A highlight of our trip was eating in Gadsby's Tavern, George Washington's hangout where his birthnight balls were given, and here where he gave his farewell to his troops. It oozed with history, and the food did not disappoint now as it did not then. The General was fond, like me, of the fish. One of our party ordered a gentleman's "pye," another fish and chips, while another enjoyed a French dip sandwich (in honor of Lafayette). I ordered a spinach salad with seared salmon. Oh my!
Then we had the original recipe of burnt sugar crème brulee that has been served ever since George Washington's day that made my day. It was by far the best creamy dessert ever, the stuff culinary dreams are made of. I would make it every day (without burning the sugar which would be dangerous for me-I might catch myself on fire.), if I had the recipe. It was so fresh and creamy that I suspect they keep a cow out back. No wonder the General kept going there. Just think of George Washington's false teeth biting into this delicacy! No wonder they are in the Smithsonian.
To top it all off, the Tavern was built and owned by one of my relatives, a Wise, and my Harper side attended Washington's birthnight balls there. They have re-enacted these balls without fail for all these years since and even have someone dressed as Mr. Wise attending. I'm sure the crème brulee is served at these occasions since it was at the original balls. So I walked where George Washington walked, and ate what he ate. I think I am an official George Washingtonian.
"And he brought them into his house and set food before them, and rejoiced greatly having believed in God with his whole household." Acts 16:34 Isn't this how we should pray before meals, rejoicing greatly, then breaking bread?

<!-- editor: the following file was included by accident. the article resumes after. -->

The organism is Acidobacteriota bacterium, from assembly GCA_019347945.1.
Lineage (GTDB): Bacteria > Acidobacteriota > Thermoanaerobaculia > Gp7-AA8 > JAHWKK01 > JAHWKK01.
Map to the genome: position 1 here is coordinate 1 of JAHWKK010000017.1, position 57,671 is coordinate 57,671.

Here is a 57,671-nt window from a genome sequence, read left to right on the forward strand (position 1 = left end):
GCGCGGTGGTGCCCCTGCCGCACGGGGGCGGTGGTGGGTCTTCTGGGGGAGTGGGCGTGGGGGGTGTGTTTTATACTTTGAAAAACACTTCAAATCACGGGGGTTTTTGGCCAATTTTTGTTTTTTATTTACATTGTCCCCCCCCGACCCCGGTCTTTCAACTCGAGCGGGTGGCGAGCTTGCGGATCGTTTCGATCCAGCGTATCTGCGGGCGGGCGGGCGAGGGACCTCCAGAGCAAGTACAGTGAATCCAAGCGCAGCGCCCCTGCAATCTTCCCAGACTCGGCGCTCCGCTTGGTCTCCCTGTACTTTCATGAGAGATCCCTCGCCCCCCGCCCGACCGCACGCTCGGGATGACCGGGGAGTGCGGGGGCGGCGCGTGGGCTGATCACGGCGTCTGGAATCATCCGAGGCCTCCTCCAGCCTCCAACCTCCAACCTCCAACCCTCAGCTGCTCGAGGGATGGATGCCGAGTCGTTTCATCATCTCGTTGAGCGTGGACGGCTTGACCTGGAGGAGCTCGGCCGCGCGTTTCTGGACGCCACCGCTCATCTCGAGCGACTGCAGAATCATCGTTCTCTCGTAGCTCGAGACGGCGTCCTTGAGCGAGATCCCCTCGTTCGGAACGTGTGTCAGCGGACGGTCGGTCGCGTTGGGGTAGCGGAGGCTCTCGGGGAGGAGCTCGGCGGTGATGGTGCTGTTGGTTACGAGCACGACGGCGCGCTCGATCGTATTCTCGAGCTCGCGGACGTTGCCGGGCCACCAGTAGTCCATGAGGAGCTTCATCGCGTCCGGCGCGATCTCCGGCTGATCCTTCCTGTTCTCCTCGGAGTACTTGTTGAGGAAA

I could not find their recipe, but this one is probably pretty close. I even looked in Martha Washington's cookbook, but didn't find it there probably because the book was handed down to her from her Custis mother-in-law. Some say that Thomas Jefferson brought back the recipe from France, but you'll have to ask George Washington about that. This recipe is from Disney Diners' Chefs de France.
Disclaimer: I have not tried this yet, but will as soon as I remember to buy 3 heavy cups of creams (I thought my refrigerator was going to have a heart attack after I put two pints of cream and one of Half & Half into it). Let me know if you tried it & liked it.
8 egg yolks
1 c. Half & Half
3 c. heavy cream
1 c. granulated sugar
1 tsp vanilla extract or 1 vanilla bean
Wisk eggs and sugar. Pour in the Half and Half and heavy cream and mix well.
Add in the vanilla bean or vanilla extract and refrigerate this mixture overnight.
Preheat oven to 200 degrees. Remove vanilla bean. (I'm singing, "Hey mama, we're going put vanilla beans in our ears..." You remember that song, don't you? You don't?) Pour mixture into individual baking dishes. Place dishes into a cake pan that has been filled with 1/2 inch of water. Place another baking sheet on top of the dishes. This prevents the crème brulee from burning. Bake 1 1/2 hours at 200 degrees.
Remove from oven and chill for 5 minutes. Sprinkle a layer of brown sugar over the tops and place back into oven under the broiler until sugar caramelizes. (I think even I could burn sugar doing it this way without the torch; then again, I could catch the whole house on fire.) Cool and serve. Serves 6 or 1 if you want it all yourself, voila!
Ann VasKamp says that hospitality is not about who has the cleanest house and the best cooking, but it is an open gate of welcome.